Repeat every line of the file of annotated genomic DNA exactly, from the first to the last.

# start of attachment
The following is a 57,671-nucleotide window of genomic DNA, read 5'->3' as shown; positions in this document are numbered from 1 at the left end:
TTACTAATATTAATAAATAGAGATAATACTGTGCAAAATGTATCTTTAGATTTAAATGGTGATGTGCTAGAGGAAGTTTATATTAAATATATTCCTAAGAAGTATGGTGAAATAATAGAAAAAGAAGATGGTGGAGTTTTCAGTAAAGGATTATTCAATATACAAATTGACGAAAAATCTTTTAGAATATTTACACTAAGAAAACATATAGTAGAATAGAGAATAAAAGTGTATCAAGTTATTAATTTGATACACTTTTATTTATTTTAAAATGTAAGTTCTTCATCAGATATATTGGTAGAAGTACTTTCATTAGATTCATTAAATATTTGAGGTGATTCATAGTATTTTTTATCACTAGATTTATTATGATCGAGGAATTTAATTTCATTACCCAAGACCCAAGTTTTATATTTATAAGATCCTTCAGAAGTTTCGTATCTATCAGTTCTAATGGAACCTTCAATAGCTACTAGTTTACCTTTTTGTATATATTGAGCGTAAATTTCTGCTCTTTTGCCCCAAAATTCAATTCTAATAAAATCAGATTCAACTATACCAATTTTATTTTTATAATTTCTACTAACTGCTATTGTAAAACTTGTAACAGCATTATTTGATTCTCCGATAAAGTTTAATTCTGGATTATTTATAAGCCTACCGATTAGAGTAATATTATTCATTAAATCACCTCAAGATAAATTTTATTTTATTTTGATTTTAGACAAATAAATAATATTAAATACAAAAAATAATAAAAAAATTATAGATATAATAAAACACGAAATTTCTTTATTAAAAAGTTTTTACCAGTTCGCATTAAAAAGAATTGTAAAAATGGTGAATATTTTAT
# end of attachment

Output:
The following is a 57,671-nucleotide window of genomic DNA, read 5'->3' as shown; positions in this document are numbered from 1 at the left end:
TTACTAATATTAATAAATAGAGATAATACTGTGCAAAATGTATCTTTAGATTTAAATGGTGATGTGCTAGAGGAAGTTTATATTAAATATATTCCTAAGAAGTATGGTGAAATAATAGAAAAAGAAGATGGTGGAGTTTTCAGTAAAGGATTATTCAATATACAAATTGACGAAAAATCTTTTAGAATATTTACACTAAGAAAACATATAGTAGAATAGAGAATAAAAGTGTATCAAGTTATTAATTTGATACACTTTTATTTATTTTAAAATGTAAGTTCTTCATCAGATATATTGGTAGAAGTACTTTCATTAGATTCATTAAATATTTGAGGTGATTCATAGTATTTTTTATCACTAGATTTATTATGATCGAGGAATTTAATTTCATTACCCAAGACCCAAGTTTTATATTTATAAGATCCTTCAGAAGTTTCGTATCTATCAGTTCTAATGGAACCTTCAATAGCTACTAGTTTACCTTTTTGTATATATTGAGCGTAAATTTCTGCTCTTTTGCCCCAAAATTCAATTCTAATAAAATCAGATTCAACTATACCAATTTTATTTTTATAATTTCTACTAACTGCTATTGTAAAACTTGTAACAGCATTATTTGATTCTCCGATAAAGTTTAATTCTGGATTATTTATAAGCCTACCGATTAGAGTAATATTATTCATTAAATCACCTCAAGATAAATTTTATTTTATTTTGATTTTAGACAAATAAATAATATTAAATACAAAAAATAATAAAAAAATTATAGATATAATAAAACACGAAATTTCTTTATTAAAAAGTTTTTACCAGTTCGCATTAAAAAGAATTGTAAAAATGGTGAATATTTTAT